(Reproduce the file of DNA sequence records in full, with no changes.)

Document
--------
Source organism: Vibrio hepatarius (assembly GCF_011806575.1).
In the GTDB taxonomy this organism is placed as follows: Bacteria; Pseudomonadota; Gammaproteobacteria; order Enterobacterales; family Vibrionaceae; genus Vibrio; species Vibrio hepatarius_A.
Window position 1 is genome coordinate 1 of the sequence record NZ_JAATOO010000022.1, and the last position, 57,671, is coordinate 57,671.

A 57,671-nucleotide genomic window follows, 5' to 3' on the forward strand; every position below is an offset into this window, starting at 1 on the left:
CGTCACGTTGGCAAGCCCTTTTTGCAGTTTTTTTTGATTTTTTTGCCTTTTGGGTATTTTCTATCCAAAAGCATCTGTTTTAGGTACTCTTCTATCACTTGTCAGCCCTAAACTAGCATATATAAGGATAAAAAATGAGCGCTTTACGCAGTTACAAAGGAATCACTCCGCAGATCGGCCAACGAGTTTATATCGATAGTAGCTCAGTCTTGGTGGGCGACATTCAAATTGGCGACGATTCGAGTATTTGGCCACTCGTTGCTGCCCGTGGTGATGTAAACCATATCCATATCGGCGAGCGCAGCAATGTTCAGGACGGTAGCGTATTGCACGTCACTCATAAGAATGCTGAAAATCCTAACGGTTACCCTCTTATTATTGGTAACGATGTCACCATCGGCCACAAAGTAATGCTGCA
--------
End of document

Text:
Source organism: Vibrio hepatarius (assembly GCF_011806575.1).
In the GTDB taxonomy this organism is placed as follows: Bacteria; Pseudomonadota; Gammaproteobacteria; order Enterobacterales; family Vibrionaceae; genus Vibrio; species Vibrio hepatarius_A.
Window position 1 is genome coordinate 1 of the sequence record NZ_JAATOO010000022.1, and the last position, 57,671, is coordinate 57,671.

A 57,671-nucleotide genomic window follows, 5' to 3' on the forward strand; every position below is an offset into this window, starting at 1 on the left:
CGTCACGTTGGCAAGCCCTTTTTGCAGTTTTTTTTGATTTTTTTGCCTTTTGGGTATTTTCTATCCAAAAGCATCTGTTTTAGGTACTCTTCTATCACTTGTCAGCCCTAAACTAGCATATATAAGGATAAAAAATGAGCGCTTTACGCAGTTACAAAGGAATCACTCCGCAGATCGGCCAACGAGTTTATATCGATAGTAGCTCAGTCTTGGTGGGCGACATTCAAATTGGCGACGATTCGAGTATTTGGCCACTCGTTGCTGCCCGTGGTGATGTAAACCATATCCATATCGGCGAGCGCAGCAATGTTCAGGACGGTAGCGTATTGCACGTCACTCATAAGAATGCTGAAAATCCTAACGGTTACCCTCTTATTATTGGTAACGATGTCACCATCGGCCACAAAGTAATGCTGCA